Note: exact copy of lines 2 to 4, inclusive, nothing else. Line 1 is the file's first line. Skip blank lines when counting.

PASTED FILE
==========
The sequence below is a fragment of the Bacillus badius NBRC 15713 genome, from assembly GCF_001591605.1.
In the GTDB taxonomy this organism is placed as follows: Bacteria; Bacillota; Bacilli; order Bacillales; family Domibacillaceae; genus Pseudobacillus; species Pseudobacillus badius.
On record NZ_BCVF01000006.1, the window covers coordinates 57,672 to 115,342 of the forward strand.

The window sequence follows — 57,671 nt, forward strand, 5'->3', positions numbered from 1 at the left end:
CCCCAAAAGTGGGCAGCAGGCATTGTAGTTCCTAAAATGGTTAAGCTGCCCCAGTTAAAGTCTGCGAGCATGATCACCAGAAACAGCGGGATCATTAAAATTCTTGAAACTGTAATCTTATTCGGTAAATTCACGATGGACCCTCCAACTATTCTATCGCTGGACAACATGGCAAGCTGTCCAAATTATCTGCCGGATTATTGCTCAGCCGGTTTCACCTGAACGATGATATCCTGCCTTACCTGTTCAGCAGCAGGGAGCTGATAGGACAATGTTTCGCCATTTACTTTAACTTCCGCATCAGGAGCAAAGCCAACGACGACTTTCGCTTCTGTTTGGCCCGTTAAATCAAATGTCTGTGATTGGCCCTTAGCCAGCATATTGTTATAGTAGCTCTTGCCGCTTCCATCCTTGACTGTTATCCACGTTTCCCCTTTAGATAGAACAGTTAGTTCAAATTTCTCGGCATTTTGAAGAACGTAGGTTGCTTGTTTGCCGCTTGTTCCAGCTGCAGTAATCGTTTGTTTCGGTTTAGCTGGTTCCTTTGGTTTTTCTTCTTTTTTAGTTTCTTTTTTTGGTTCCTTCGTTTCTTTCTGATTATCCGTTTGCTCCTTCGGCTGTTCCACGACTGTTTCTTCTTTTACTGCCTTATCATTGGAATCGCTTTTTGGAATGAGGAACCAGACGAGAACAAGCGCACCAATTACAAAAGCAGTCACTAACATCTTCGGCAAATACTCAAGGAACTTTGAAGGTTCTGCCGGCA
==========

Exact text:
In the GTDB taxonomy this organism is placed as follows: Bacteria; Bacillota; Bacilli; order Bacillales; family Domibacillaceae; genus Pseudobacillus; species Pseudobacillus badius.
On record NZ_BCVF01000006.1, the window covers coordinates 57,672 to 115,342 of the forward strand.

The window sequence follows — 57,671 nt, forward strand, 5'->3', positions numbered from 1 at the left end: